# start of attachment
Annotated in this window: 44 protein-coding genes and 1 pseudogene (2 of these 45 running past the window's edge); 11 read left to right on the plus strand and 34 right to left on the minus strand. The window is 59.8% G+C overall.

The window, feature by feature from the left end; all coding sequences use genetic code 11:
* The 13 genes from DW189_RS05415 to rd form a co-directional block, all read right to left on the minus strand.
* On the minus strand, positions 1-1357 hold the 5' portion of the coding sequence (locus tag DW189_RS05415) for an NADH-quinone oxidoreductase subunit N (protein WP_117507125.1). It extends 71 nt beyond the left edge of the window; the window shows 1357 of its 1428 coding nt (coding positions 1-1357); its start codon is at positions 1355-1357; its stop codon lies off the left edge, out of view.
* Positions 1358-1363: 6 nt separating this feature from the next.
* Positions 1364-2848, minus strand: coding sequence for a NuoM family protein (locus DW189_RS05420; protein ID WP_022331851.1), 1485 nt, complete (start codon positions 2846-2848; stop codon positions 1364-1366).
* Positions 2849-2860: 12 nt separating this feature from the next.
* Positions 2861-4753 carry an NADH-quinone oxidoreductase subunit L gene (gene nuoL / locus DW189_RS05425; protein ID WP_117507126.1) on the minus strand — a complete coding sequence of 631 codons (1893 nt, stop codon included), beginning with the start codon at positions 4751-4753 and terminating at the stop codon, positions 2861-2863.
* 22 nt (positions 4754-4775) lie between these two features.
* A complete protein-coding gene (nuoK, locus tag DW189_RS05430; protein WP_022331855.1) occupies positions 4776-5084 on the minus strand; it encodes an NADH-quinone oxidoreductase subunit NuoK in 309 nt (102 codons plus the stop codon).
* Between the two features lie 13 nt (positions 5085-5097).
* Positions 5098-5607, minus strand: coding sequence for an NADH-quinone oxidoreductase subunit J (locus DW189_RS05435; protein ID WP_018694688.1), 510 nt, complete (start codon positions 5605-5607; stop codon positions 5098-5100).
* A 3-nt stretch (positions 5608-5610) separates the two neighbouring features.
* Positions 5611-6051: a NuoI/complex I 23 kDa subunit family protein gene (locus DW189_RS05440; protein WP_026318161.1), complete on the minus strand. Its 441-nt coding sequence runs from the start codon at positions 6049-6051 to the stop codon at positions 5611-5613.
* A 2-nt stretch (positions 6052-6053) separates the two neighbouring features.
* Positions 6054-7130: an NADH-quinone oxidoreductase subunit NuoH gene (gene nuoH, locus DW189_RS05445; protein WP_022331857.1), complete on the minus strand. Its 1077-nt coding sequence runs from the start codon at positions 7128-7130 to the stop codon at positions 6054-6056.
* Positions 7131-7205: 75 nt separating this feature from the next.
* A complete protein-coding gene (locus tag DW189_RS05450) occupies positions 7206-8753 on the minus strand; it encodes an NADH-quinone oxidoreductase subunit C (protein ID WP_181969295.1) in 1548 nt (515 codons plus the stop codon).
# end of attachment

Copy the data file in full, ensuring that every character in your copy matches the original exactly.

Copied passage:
Annotated in this window: 44 protein-coding genes and 1 pseudogene (2 of these 45 running past the window's edge); 11 read left to right on the plus strand and 34 right to left on the minus strand. The window is 59.8% G+C overall.

The window, feature by feature from the left end; all coding sequences use genetic code 11:
* The 13 genes from DW189_RS05415 to rd form a co-directional block, all read right to left on the minus strand.
* On the minus strand, positions 1-1357 hold the 5' portion of the coding sequence (locus tag DW189_RS05415) for an NADH-quinone oxidoreductase subunit N (protein WP_117507125.1). It extends 71 nt beyond the left edge of the window; the window shows 1357 of its 1428 coding nt (coding positions 1-1357); its start codon is at positions 1355-1357; its stop codon lies off the left edge, out of view.
* Positions 1358-1363: 6 nt separating this feature from the next.
* Positions 1364-2848, minus strand: coding sequence for a NuoM family protein (locus DW189_RS05420; protein ID WP_022331851.1), 1485 nt, complete (start codon positions 2846-2848; stop codon positions 1364-1366).
* Positions 2849-2860: 12 nt separating this feature from the next.
* Positions 2861-4753 carry an NADH-quinone oxidoreductase subunit L gene (gene nuoL / locus DW189_RS05425; protein ID WP_117507126.1) on the minus strand — a complete coding sequence of 631 codons (1893 nt, stop codon included), beginning with the start codon at positions 4751-4753 and terminating at the stop codon, positions 2861-2863.
* 22 nt (positions 4754-4775) lie between these two features.
* A complete protein-coding gene (nuoK, locus tag DW189_RS05430; protein WP_022331855.1) occupies positions 4776-5084 on the minus strand; it encodes an NADH-quinone oxidoreductase subunit NuoK in 309 nt (102 codons plus the stop codon).
* Between the two features lie 13 nt (positions 5085-5097).
* Positions 5098-5607, minus strand: coding sequence for an NADH-quinone oxidoreductase subunit J (locus DW189_RS05435; protein ID WP_018694688.1), 510 nt, complete (start codon positions 5605-5607; stop codon positions 5098-5100).
* A 3-nt stretch (positions 5608-5610) separates the two neighbouring features.
* Positions 5611-6051: a NuoI/complex I 23 kDa subunit family protein gene (locus DW189_RS05440; protein WP_026318161.1), complete on the minus strand. Its 441-nt coding sequence runs from the start codon at positions 6049-6051 to the stop codon at positions 5611-5613.
* A 2-nt stretch (positions 6052-6053) separates the two neighbouring features.
* Positions 6054-7130: an NADH-quinone oxidoreductase subunit NuoH gene (gene nuoH, locus DW189_RS05445; protein WP_022331857.1), complete on the minus strand. Its 1077-nt coding sequence runs from the start codon at positions 7128-7130 to the stop codon at positions 6054-6056.
* Positions 7131-7205: 75 nt separating this feature from the next.
* A complete protein-coding gene (locus tag DW189_RS05450) occupies positions 7206-8753 on the minus strand; it encodes an NADH-quinone oxidoreductase subunit C (protein ID WP_181969295.1) in 1548 nt (515 codons plus the stop codon).